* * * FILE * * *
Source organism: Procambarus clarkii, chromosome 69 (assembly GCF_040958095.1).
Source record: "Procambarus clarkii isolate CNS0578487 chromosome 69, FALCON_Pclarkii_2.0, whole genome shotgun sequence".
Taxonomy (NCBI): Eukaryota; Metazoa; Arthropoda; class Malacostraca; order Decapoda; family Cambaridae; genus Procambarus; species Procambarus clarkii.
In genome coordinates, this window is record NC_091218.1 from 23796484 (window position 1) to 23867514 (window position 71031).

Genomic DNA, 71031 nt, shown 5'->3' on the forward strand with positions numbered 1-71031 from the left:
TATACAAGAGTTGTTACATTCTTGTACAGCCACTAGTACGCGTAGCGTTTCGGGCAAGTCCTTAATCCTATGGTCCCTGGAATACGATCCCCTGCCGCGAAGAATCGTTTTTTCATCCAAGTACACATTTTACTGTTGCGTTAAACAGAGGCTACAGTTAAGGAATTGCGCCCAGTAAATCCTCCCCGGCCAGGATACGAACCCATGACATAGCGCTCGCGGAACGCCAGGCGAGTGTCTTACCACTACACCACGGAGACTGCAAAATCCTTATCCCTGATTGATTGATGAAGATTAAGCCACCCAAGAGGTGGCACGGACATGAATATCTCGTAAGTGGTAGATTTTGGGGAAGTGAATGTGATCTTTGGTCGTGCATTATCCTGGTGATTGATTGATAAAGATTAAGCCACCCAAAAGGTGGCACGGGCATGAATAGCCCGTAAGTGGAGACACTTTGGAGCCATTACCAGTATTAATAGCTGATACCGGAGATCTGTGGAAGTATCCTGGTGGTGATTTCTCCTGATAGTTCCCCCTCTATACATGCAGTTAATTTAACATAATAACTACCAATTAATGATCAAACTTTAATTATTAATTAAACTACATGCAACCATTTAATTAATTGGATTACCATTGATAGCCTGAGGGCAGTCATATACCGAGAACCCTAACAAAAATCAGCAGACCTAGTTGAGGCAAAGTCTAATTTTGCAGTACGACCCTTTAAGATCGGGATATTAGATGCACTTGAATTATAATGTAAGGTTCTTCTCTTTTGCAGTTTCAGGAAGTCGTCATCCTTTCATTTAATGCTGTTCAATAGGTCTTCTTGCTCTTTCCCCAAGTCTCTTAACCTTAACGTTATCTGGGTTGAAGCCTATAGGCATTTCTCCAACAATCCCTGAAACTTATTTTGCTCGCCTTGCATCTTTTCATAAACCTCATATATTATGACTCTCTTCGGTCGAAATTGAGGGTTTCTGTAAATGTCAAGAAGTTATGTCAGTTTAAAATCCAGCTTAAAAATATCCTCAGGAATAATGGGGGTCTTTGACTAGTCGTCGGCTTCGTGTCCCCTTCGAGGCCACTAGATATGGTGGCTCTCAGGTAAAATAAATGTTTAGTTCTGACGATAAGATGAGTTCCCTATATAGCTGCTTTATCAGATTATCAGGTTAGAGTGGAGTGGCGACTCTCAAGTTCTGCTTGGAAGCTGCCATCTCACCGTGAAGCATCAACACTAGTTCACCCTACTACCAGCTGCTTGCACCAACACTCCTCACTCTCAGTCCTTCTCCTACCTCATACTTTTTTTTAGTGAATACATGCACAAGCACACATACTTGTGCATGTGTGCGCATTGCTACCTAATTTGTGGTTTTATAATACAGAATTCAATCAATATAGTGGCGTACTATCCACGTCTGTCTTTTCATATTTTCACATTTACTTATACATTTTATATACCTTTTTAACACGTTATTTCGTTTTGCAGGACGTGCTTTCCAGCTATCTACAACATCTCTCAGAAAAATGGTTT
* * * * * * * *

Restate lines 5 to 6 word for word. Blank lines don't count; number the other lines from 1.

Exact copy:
Genomic DNA, 71031 nt, shown 5'->3' on the forward strand with positions numbered 1-71031 from the left:
TATACAAGAGTTGTTACATTCTTGTACAGCCACTAGTACGCGTAGCGTTTCGGGCAAGTCCTTAATCCTATGGTCCCTGGAATACGATCCCCTGCCGCGAAGAATCGTTTTTTCATCCAAGTACACATTTTACTGTTGCGTTAAACAGAGGCTACAGTTAAGGAATTGCGCCCAGTAAATCCTCCCCGGCCAGGATACGAACCCATGACATAGCGCTCGCGGAACGCCAGGCGAGTGTCTTACCACTACACCACGGAGACTGCAAAATCCTTATCCCTGATTGATTGATGAAGATTAAGCCACCCAAGAGGTGGCACGGACATGAATATCTCGTAAGTGGTAGATTTTGGGGAAGTGAATGTGATCTTTGGTCGTGCATTATCCTGGTGATTGATTGATAAAGATTAAGCCACCCAAAAGGTGGCACGGGCATGAATAGCCCGTAAGTGGAGACACTTTGGAGCCATTACCAGTATTAATAGCTGATACCGGAGATCTGTGGAAGTATCCTGGTGGTGATTTCTCCTGATAGTTCCCCCTCTATACATGCAGTTAATTTAACATAATAACTACCAATTAATGATCAAACTTTAATTATTAATTAAACTACATGCAACCATTTAATTAATTGGATTACCATTGATAGCCTGAGGGCAGTCATATACCGAGAACCCTAACAAAAATCAGCAGACCTAGTTGAGGCAAAGTCTAATTTTGCAGTACGACCCTTTAAGATCGGGATATTAGATGCACTTGAATTATAATGTAAGGTTCTTCTCTTTTGCAGTTTCAGGAAGTCGTCATCCTTTCATTTAATGCTGTTCAATAGGTCTTCTTGCTCTTTCCCCAAGTCTCTTAACCTTAACGTTATCTGGGTTGAAGCCTATAGGCATTTCTCCAACAATCCCTGAAACTTATTTTGCTCGCCTTGCATCTTTTCATAAACCTCATATATTATGACTCTCTTCGGTCGAAATTGAGGGTTTCTGTAAATGTCAAGAAGTTATGTCAGTTTAAAATCCAGCTTAAAAATATCCTCAGGAATAATGGGGGTCTTTGACTAGTCGTCGGCTTCGTGTCCCCTTCGAGGCCACTAGATATGGTGGCTCTCAGGTAAAATAAATGTTTAGTTCTGACGATAAGATGAGTTCCCTATATAGCTGCTTTATCAGATTATCAGGTTAGAGTGGAGTGGCGACTCTCAAGTTCTGCTTGGAAGCTGCCATCTCACCGTGAAGCATCAACACTAGTTCACCCTACTACCAGCTGCTTGCACCAACACTCCTCACTCTCAGTCCTTCTCCTACCTCATACTTTTTTTTAGTGAATACATGCACAAGCACACATACTTGTGCATGTGTGCGCATTGCTACCTAATTTGTGGTTTTATAATACAGAATTCAATCAATATAGTGGCGTACTATCCACGTCTGTCTTTTCATATTTTCACATTTACTTATACATTTTATATACCTTTTTAACACGTTATTTCGTTTTGCAGGACGTGCTTTCCAGCTATCTACAACATCTCTCAGAAAAATGGTTT